Which brings me to Breitbart’s most egregious, debased and cynical fraud: the case of Shirley Sherrod.  In a just world this episode will be his legacy, as well as a cautionary tale for all aspiring internet journalists.  When Shirley Sherrod, the Georgia State Director of Rural Development, gave a speech to the NAACP about the need to help farmers no matter the color of their skin, she framed the lesson around a beautiful story about her work with a struggling white farmer.  The crux of it was that both she, an African American woman, and the farmer, had to overcome their initial racial tensions and suspicions in order for her to do what was right.  In the end, the farmer received his federal assistance and was able to keep his farm.

Someone sent Breitbart a highly edited version of the speech that made it appear that Sherrod was saying that she actively prevented white farmers from receiving government assistance–the exact opposite of what happened.  But because the edited video promoted a view of race and government that dovetailed nicely with Breitbart’s paranoid vision of affirmative action (or at least that of many of his readers), he posted it on his website without (apparently) fact-checking it.  Furthermore, as with the O’Keefe fraud, even after viewing the unedited version of the speech, which clearly exonerated Sherrod of any hint of racism, Breitbart continued to defend his position that the speech was racist, or at least the audience reacting to it was racist (he kept shifting the goalposts). Bottom line: he made a soul-killing calculation to defend hate.

And Breitbart’s hate, calculated or not, had real human consequences.  In another spineless reaction to his punk bullying, Sherrod was fired by the Department of Agriculture. But when real journalists doing actual research found the complete unedited version of the speech, Agriculture secretary Tom Vilsack recanted, and made a public apology to Ms. Sherrod, even going so far as to offer her another job in the department.  At least Vilsack, who had screwed up badly in this case, tried to make amends.  Breitbart never apologized. In fact, he kept defending himself.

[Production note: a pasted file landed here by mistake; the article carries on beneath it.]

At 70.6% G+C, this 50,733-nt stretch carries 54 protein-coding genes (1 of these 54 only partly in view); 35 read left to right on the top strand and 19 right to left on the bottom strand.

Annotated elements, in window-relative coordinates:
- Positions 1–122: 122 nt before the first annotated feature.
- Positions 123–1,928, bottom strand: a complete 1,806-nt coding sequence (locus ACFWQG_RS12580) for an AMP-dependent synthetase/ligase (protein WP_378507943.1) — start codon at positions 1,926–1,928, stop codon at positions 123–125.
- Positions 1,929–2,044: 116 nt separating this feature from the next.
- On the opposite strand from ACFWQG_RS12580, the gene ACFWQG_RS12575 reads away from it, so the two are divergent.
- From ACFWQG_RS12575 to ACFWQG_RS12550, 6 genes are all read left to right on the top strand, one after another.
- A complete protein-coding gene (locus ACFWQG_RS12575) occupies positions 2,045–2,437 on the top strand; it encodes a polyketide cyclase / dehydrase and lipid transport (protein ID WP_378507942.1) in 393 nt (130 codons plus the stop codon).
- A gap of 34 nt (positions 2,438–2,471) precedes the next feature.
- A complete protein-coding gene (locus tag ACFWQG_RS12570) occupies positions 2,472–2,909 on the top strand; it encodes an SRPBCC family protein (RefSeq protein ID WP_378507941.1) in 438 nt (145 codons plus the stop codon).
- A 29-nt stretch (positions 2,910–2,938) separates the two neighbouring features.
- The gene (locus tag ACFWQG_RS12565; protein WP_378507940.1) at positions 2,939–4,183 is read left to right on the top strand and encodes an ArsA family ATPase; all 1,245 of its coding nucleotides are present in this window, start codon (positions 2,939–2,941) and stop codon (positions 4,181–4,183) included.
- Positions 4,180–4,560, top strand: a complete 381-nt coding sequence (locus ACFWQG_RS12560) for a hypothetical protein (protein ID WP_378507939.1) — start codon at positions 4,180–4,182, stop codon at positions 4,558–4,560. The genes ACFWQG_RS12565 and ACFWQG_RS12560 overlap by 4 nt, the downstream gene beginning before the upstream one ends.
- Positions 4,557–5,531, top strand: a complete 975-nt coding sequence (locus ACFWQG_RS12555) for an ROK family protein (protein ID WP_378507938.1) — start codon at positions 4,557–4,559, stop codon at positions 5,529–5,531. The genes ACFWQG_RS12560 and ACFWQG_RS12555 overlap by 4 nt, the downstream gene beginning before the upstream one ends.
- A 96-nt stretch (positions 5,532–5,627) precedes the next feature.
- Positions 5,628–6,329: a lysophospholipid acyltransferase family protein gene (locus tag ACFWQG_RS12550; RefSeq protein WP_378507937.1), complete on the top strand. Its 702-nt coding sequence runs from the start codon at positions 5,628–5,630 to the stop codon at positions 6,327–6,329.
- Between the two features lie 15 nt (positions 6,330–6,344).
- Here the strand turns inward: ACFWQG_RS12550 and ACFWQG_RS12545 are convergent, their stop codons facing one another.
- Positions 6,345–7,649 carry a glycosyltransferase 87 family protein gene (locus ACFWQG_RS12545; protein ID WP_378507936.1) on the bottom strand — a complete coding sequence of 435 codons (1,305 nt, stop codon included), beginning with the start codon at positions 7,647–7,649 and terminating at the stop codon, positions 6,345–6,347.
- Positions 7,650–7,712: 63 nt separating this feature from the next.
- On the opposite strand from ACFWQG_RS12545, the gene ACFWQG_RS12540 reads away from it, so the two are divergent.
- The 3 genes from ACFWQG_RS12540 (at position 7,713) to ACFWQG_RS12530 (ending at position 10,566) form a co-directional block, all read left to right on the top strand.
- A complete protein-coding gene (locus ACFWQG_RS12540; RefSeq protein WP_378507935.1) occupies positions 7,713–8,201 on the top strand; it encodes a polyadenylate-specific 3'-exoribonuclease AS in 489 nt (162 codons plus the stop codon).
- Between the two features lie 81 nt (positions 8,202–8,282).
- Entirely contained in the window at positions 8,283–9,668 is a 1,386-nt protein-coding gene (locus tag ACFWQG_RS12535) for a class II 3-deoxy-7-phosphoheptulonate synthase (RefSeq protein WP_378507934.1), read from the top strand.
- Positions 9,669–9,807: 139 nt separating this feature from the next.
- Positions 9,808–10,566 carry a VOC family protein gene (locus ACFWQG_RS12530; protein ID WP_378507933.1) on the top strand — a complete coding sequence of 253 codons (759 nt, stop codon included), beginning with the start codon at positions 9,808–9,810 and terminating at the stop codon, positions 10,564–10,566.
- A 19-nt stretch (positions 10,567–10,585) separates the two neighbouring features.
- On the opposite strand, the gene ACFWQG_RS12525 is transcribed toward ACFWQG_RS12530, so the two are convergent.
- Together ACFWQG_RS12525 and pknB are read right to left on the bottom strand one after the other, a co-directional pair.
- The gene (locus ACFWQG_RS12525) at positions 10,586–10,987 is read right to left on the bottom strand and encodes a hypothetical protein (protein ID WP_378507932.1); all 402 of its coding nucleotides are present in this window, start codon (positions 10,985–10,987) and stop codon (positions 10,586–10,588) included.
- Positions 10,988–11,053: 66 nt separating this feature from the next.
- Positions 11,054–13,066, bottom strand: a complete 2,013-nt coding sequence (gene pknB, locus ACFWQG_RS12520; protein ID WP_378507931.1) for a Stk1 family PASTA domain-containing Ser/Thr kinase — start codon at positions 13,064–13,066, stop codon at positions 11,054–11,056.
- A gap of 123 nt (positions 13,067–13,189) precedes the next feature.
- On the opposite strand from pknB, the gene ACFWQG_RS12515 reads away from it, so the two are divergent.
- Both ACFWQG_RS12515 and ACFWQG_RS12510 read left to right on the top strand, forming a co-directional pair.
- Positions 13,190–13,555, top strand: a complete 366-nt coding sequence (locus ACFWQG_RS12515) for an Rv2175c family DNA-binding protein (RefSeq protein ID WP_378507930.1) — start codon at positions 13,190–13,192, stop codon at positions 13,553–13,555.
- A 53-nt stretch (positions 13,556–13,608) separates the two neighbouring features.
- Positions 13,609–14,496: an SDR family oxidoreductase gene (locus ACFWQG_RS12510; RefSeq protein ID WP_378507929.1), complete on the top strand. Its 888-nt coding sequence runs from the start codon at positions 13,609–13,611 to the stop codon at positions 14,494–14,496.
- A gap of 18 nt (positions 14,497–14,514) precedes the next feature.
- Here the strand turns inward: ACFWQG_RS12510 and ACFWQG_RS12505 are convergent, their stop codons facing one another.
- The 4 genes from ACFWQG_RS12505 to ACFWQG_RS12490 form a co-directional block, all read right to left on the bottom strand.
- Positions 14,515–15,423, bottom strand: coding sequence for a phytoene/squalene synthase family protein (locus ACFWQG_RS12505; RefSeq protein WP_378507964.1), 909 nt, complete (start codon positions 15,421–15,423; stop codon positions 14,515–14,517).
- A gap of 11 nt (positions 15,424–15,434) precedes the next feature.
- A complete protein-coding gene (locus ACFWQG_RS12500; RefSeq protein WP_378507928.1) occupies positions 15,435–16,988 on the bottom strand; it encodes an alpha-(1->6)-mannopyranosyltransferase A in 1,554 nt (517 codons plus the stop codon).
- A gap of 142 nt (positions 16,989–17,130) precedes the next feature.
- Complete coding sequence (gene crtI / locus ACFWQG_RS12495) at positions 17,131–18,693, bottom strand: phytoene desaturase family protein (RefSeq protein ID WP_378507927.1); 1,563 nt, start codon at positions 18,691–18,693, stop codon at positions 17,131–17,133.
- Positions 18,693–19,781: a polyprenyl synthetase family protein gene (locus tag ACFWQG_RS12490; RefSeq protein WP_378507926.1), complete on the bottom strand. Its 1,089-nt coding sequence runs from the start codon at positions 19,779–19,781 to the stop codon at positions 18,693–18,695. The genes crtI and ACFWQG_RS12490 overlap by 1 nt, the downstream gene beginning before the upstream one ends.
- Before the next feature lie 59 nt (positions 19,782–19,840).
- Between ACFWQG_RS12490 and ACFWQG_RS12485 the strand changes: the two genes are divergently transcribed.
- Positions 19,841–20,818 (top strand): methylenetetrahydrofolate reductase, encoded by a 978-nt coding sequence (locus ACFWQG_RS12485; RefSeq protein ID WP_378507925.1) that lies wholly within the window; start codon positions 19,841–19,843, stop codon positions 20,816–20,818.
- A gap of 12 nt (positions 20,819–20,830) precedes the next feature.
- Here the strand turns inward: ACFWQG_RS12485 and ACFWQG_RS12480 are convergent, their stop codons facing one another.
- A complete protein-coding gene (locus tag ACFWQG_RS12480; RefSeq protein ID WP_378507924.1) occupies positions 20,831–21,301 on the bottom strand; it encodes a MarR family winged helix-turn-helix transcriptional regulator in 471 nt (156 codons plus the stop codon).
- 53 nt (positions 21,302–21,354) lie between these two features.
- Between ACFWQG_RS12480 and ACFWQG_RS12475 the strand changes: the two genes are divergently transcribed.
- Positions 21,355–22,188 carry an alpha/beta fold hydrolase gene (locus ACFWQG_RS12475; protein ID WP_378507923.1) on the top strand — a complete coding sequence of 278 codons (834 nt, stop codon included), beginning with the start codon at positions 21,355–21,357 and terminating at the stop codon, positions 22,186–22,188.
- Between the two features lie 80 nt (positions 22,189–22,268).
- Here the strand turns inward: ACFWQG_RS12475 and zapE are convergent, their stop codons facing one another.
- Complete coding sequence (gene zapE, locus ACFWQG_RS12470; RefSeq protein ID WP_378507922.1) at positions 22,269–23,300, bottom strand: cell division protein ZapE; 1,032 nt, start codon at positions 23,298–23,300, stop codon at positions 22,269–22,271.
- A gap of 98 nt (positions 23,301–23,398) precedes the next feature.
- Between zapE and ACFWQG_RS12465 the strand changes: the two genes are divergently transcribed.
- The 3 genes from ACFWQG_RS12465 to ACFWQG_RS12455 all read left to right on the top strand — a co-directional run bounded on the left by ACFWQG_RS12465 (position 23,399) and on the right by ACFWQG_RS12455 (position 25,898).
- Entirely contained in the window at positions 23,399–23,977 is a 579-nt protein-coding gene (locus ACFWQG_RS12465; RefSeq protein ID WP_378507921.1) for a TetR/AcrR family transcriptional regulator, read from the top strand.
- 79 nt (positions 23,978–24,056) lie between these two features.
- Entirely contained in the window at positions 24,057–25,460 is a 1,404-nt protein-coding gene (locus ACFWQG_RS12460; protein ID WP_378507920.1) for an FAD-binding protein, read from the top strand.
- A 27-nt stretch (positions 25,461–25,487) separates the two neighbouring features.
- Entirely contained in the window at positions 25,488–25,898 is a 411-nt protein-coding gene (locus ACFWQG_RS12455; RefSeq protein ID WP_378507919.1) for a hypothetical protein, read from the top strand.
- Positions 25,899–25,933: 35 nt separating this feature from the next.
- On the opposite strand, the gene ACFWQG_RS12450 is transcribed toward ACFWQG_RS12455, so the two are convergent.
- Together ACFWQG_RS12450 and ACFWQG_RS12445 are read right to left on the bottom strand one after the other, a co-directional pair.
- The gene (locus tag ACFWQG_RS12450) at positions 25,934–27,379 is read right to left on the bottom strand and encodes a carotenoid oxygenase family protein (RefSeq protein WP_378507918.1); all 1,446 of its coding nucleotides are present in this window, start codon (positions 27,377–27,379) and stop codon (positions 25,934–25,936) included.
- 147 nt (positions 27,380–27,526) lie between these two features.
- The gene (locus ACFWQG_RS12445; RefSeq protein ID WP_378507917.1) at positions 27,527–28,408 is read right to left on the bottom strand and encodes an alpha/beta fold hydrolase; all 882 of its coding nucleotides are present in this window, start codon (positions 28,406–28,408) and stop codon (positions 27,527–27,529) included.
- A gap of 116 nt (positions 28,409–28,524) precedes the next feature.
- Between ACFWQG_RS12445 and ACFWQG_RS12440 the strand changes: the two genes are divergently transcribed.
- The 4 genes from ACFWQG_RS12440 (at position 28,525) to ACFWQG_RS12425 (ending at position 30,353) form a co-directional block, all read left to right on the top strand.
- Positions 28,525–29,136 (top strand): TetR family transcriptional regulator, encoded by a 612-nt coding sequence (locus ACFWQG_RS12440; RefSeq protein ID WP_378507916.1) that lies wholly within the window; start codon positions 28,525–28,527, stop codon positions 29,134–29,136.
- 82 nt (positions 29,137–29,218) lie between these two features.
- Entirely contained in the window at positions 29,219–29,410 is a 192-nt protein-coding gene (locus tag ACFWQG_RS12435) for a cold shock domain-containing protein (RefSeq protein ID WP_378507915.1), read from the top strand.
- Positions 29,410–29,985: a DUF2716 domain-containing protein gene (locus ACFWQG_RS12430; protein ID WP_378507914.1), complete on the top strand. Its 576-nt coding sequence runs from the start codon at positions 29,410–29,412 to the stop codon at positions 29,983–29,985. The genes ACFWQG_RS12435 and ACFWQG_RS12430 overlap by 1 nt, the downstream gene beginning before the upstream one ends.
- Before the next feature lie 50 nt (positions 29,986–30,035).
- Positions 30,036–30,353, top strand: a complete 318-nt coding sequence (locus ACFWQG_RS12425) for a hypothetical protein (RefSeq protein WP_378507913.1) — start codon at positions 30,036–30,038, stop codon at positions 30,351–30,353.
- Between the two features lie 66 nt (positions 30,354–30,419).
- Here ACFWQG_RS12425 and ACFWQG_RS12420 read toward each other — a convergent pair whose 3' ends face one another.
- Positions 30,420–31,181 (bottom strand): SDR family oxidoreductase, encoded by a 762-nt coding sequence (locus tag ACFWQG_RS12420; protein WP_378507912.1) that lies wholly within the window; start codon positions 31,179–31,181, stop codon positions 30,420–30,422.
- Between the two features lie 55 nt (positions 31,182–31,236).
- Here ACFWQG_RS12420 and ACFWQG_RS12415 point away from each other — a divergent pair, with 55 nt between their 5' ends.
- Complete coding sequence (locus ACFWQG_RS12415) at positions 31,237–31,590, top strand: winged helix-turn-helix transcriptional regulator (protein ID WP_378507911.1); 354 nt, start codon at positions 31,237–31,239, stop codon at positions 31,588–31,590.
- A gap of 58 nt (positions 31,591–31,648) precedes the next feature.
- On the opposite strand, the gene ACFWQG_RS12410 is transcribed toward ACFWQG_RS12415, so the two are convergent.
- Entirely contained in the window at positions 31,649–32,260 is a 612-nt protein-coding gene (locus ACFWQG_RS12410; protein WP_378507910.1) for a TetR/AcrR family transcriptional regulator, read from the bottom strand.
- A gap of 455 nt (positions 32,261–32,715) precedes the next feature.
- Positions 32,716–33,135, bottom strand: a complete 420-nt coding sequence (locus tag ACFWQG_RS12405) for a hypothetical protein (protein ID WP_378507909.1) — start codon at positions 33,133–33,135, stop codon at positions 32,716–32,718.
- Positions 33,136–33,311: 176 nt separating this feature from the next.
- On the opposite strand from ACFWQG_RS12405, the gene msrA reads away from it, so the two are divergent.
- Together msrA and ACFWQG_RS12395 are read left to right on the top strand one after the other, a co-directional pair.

I can’t help but think that if the private Breitbart really was the warm, personable, and humane individual described by such reasonable people as Andrew Sullivan, Arianna Huffington, and Lawrence O’Donnell, then he must have died of a broken heart.  Otherwise, I don’t know how anyone other than a sociopath could carry the burden of so many ruinous lies.  I don’t think Breitbart was a sociopath.  I suspect he was just a self-promoter who peddled poison.

This isn’t to say that he didn’t believe in his product (for argument’s sake, let’s assume that he did).  But rather, the Breitbart brand was so extraordinarily bombastic, and married to such a confrontational style of politics, that it would have been bad business for him to enter into any kind of thoughtful analysis–or, God forbid, to change his mind about anything.  On his blog at the Atlantic, Ta Nehisi Coates puts this case in its proper human perspective, and in the process gives us a handle on Breitbart’s legacy.

“When I heard that Andrew Breitbart had died, I was saddened. It is natural to think of the damage Breitbart did to people like Sherrod by embracing lying as a weapon. But I found myself thinking of the great injury he must have ultimately done himself, for by the end of the Sherrod affair, he was a man lying only to himself and other liars.
By embracing that deception, by neglecting to research Sherrod before putting up a clip of her talking, by electing to see her as little more than a shiv against the hated liberals, he deprived himself of knowledge, of experience, of insight, of enlightenment. That he might learn something from Sherrod, that he might access some power from her life, and pass that on to loved ones and friends, never occurred to him. Publicly, he lived to make himself right — a tradition that is fully empowered in our politics. Breitbart didn’t invent the art of making yourself right. But he embraced it, and then advanced it.”
Maybe he can find peace now.